May 2, 2012
Department of Justice
United States Attorney William C. Killian Eastern District of Tennessee
David Eli Cramer Pleads Guilty to Attempted Child Sex Enticement
McMinnville Resident Traveled for Sex with Morristown Minor
GREENEVILLE, Tenn. -- David Eli Cramer, 50, of McMinnville, Tenn., pleaded guilty on May 1, 2012, in the U.S. District Court for the Eastern District of Tennessee at Greeneville, to attempted enticement of a minor for illegal sexual activity.
Sentencing is set for November 19, 2012, at 1:30 p.m. Cramer faces a minimum term of 10 years and a maximum term of life in prison, a maximum fine of $500,000, a maximum of lifetime on supervised release, a mandatory assessment of $100, and restitution as ordered by the court.
Cramer sought sex with a minor and met an undercover Morristown Police Officer online posing as a 14-year-old girl who lived in Morristown. He scheduled their first meeting on February 14, 2012, in Morristown. He was arrested that day and charged via complaint. On March 2, 2012, he was indicted by a federal grand jury. He has remained in federal custody since his February arrest.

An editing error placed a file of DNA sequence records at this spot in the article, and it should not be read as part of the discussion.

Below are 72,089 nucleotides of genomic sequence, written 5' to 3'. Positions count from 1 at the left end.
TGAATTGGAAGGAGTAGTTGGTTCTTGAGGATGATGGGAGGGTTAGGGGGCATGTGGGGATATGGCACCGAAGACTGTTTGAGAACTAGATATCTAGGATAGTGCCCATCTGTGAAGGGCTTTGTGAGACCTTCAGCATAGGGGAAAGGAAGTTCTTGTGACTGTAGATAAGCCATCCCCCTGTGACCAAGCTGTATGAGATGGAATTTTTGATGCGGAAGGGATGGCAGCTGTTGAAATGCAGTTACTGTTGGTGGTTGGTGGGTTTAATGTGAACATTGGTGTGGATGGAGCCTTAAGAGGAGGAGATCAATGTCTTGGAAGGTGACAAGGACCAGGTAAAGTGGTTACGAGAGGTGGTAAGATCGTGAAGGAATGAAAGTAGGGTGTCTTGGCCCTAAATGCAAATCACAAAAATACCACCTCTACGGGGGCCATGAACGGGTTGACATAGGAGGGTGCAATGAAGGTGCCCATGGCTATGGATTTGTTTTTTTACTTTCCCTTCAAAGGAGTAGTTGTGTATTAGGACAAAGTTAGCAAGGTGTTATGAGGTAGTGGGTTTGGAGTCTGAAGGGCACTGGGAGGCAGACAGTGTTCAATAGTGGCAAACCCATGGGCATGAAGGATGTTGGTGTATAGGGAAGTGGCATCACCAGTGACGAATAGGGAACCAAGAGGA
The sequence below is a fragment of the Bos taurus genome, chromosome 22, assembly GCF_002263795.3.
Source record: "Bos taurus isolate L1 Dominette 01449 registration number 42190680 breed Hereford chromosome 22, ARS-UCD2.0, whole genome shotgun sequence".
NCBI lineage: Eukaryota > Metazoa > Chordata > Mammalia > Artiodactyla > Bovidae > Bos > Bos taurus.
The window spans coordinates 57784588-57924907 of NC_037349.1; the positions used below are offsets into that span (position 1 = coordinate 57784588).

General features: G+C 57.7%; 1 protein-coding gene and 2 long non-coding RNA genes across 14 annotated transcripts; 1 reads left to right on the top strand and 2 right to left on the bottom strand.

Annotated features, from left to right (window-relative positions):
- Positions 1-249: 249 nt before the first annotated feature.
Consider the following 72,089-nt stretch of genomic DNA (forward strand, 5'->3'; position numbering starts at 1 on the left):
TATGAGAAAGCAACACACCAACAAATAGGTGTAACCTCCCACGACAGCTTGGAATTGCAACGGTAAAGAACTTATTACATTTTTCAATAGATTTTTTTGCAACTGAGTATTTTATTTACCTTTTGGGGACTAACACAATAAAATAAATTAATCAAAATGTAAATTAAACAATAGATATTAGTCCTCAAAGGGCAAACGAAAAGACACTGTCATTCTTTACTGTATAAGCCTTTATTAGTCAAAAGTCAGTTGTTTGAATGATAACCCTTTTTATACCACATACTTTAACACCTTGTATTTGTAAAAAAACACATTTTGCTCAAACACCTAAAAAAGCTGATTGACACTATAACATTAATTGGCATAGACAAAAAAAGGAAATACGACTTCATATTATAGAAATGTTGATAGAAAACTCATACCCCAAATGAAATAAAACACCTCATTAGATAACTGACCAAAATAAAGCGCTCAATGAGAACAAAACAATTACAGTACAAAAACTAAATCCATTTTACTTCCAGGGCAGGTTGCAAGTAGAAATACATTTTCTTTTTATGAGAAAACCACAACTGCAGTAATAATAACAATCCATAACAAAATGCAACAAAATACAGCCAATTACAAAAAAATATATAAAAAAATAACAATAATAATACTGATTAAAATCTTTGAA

U.S. Attorney Bill Killian said,” We take the sexual exploitation of children very seriously. Thanks to the combined efforts of the various local and federal law enforcement agencies, we were able to achieve this conviction.”
This indictment was the result of an investigation by the Morristown Police Department, the Knoxville Internet Crimes Against Children Task Force, and the McMinnville Police Department. Helen Smith, Assistant U.S. Attorney represented the United States.
This case was brought as part of Project Safe Childhood (PSC), a Department initiative launched in 2006 that aims to combat the proliferation of technology-facilitated sexual exploitation crimes against children. Led by U.S. Attorneys’ Offices and the Department of Justice Criminal Division’s Child Exploitation and Obscenity Section, PSC marshals federal, state, tribal and local resources to better locate, apprehend and prosecute individuals who exploit children via the Internet, as well as to identify and rescue victims. For more information visit ProjectSafeChildhood.gov.